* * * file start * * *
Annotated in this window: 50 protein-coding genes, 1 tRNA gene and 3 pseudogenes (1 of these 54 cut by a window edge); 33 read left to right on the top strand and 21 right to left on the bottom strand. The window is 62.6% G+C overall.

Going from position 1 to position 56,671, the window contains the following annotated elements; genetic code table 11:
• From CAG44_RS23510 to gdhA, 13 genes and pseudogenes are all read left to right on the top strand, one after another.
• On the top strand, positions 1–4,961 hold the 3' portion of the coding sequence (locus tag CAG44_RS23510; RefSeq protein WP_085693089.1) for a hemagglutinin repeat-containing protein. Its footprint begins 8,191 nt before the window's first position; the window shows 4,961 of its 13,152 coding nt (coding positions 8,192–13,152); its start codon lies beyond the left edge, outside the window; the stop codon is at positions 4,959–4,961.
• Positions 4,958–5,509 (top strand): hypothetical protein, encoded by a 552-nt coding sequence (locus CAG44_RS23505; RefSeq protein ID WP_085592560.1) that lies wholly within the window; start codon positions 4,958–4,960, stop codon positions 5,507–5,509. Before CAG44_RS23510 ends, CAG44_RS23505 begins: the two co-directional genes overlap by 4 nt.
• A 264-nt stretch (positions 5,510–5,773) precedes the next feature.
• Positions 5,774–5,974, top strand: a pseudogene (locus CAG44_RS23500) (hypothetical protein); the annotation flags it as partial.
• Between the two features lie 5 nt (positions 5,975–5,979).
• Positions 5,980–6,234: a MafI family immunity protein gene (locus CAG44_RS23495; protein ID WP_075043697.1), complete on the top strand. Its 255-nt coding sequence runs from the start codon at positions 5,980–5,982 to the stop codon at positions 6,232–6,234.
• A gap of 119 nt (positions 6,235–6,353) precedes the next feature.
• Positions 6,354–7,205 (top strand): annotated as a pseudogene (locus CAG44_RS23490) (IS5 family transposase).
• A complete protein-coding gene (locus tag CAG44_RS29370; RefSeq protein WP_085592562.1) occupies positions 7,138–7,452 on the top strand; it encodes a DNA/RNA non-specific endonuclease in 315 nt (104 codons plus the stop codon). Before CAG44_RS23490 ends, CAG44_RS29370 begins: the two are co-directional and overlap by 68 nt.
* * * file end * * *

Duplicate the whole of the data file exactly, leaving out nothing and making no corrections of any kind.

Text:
Annotated in this window: 50 protein-coding genes, 1 tRNA gene and 3 pseudogenes (1 of these 54 cut by a window edge); 33 read left to right on the top strand and 21 right to left on the bottom strand. The window is 62.6% G+C overall.

Going from position 1 to position 56,671, the window contains the following annotated elements; genetic code table 11:
• From CAG44_RS23510 to gdhA, 13 genes and pseudogenes are all read left to right on the top strand, one after another.
• On the top strand, positions 1–4,961 hold the 3' portion of the coding sequence (locus tag CAG44_RS23510; RefSeq protein WP_085693089.1) for a hemagglutinin repeat-containing protein. Its footprint begins 8,191 nt before the window's first position; the window shows 4,961 of its 13,152 coding nt (coding positions 8,192–13,152); its start codon lies beyond the left edge, outside the window; the stop codon is at positions 4,959–4,961.
• Positions 4,958–5,509 (top strand): hypothetical protein, encoded by a 552-nt coding sequence (locus CAG44_RS23505; RefSeq protein ID WP_085592560.1) that lies wholly within the window; start codon positions 4,958–4,960, stop codon positions 5,507–5,509. Before CAG44_RS23510 ends, CAG44_RS23505 begins: the two co-directional genes overlap by 4 nt.
• A 264-nt stretch (positions 5,510–5,773) precedes the next feature.
• Positions 5,774–5,974, top strand: a pseudogene (locus CAG44_RS23500) (hypothetical protein); the annotation flags it as partial.
• Between the two features lie 5 nt (positions 5,975–5,979).
• Positions 5,980–6,234: a MafI family immunity protein gene (locus CAG44_RS23495; protein ID WP_075043697.1), complete on the top strand. Its 255-nt coding sequence runs from the start codon at positions 5,980–5,982 to the stop codon at positions 6,232–6,234.
• A gap of 119 nt (positions 6,235–6,353) precedes the next feature.
• Positions 6,354–7,205 (top strand): annotated as a pseudogene (locus CAG44_RS23490) (IS5 family transposase).
• A complete protein-coding gene (locus tag CAG44_RS29370; RefSeq protein WP_085592562.1) occupies positions 7,138–7,452 on the top strand; it encodes a DNA/RNA non-specific endonuclease in 315 nt (104 codons plus the stop codon). Before CAG44_RS23490 ends, CAG44_RS29370 begins: the two are co-directional and overlap by 68 nt.